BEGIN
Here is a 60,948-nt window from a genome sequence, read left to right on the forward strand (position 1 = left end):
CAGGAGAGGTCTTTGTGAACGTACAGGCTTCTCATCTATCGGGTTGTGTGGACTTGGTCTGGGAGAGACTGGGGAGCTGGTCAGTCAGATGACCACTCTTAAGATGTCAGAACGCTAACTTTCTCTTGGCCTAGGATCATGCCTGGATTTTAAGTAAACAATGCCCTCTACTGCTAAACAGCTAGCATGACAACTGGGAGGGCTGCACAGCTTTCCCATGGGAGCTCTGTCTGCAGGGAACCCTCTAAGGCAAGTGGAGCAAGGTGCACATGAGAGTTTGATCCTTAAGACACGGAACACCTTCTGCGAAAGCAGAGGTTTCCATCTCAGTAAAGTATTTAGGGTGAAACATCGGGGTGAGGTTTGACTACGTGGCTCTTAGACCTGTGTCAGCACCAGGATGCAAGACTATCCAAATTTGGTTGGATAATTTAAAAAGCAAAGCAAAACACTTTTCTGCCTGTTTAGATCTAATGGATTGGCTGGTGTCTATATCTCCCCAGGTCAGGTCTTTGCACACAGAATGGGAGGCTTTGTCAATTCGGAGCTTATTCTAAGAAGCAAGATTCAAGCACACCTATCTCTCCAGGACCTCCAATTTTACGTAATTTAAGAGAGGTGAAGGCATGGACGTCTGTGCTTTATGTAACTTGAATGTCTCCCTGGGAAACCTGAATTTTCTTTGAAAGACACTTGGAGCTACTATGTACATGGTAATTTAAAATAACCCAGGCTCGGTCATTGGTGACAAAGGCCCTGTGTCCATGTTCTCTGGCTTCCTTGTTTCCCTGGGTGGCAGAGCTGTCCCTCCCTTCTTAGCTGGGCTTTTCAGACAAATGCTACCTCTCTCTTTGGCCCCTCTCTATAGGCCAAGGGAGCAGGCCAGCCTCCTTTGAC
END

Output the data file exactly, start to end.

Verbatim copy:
Here is a 60,948-nt window from a genome sequence, read left to right on the forward strand (position 1 = left end):
CAGGAGAGGTCTTTGTGAACGTACAGGCTTCTCATCTATCGGGTTGTGTGGACTTGGTCTGGGAGAGACTGGGGAGCTGGTCAGTCAGATGACCACTCTTAAGATGTCAGAACGCTAACTTTCTCTTGGCCTAGGATCATGCCTGGATTTTAAGTAAACAATGCCCTCTACTGCTAAACAGCTAGCATGACAACTGGGAGGGCTGCACAGCTTTCCCATGGGAGCTCTGTCTGCAGGGAACCCTCTAAGGCAAGTGGAGCAAGGTGCACATGAGAGTTTGATCCTTAAGACACGGAACACCTTCTGCGAAAGCAGAGGTTTCCATCTCAGTAAAGTATTTAGGGTGAAACATCGGGGTGAGGTTTGACTACGTGGCTCTTAGACCTGTGTCAGCACCAGGATGCAAGACTATCCAAATTTGGTTGGATAATTTAAAAAGCAAAGCAAAACACTTTTCTGCCTGTTTAGATCTAATGGATTGGCTGGTGTCTATATCTCCCCAGGTCAGGTCTTTGCACACAGAATGGGAGGCTTTGTCAATTCGGAGCTTATTCTAAGAAGCAAGATTCAAGCACACCTATCTCTCCAGGACCTCCAATTTTACGTAATTTAAGAGAGGTGAAGGCATGGACGTCTGTGCTTTATGTAACTTGAATGTCTCCCTGGGAAACCTGAATTTTCTTTGAAAGACACTTGGAGCTACTATGTACATGGTAATTTAAAATAACCCAGGCTCGGTCATTGGTGACAAAGGCCCTGTGTCCATGTTCTCTGGCTTCCTTGTTTCCCTGGGTGGCAGAGCTGTCCCTCCCTTCTTAGCTGGGCTTTTCAGACAAATGCTACCTCTCTCTTTGGCCCCTCTCTATAGGCCAAGGGAGCAGGCCAGCCTCCTTTGAC